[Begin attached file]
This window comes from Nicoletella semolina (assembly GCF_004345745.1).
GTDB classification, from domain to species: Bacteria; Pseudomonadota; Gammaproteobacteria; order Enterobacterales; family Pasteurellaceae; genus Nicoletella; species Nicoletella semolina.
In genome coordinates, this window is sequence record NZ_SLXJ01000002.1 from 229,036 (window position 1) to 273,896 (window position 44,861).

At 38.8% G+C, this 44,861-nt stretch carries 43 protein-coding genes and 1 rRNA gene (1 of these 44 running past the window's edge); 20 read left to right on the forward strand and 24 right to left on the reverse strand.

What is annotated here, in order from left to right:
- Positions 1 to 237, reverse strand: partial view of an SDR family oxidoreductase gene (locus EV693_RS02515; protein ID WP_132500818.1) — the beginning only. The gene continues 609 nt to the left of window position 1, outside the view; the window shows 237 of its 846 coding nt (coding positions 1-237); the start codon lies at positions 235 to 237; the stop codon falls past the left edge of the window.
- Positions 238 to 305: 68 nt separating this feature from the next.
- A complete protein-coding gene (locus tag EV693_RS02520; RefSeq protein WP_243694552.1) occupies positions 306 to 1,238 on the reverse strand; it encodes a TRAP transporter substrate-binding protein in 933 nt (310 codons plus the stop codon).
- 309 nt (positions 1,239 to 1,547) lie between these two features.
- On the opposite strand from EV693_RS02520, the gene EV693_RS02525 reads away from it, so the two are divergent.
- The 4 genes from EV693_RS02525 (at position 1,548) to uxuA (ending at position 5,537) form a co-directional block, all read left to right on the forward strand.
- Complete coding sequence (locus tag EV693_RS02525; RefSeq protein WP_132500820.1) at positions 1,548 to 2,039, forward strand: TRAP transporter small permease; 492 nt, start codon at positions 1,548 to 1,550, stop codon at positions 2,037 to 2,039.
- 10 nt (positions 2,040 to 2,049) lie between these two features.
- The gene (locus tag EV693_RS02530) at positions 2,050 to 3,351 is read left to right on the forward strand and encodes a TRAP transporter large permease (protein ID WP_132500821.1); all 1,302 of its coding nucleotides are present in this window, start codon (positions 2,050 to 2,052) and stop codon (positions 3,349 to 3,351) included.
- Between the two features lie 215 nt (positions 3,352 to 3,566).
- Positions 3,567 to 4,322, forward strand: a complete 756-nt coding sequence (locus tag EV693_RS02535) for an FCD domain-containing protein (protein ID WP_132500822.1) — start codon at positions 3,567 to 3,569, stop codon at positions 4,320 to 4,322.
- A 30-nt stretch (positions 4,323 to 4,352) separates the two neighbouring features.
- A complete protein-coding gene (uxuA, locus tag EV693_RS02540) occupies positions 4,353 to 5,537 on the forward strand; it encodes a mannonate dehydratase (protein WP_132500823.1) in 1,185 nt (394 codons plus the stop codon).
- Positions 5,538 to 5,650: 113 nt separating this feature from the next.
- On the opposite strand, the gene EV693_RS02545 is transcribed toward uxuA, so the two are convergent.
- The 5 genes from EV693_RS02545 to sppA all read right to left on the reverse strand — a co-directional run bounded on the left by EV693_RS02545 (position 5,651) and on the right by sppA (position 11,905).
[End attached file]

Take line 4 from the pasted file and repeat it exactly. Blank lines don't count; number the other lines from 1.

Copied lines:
At 38.8% G+C, this 44,861-nt stretch carries 43 protein-coding genes and 1 rRNA gene (1 of these 44 running past the window's edge); 20 read left to right on the forward strand and 24 right to left on the reverse strand.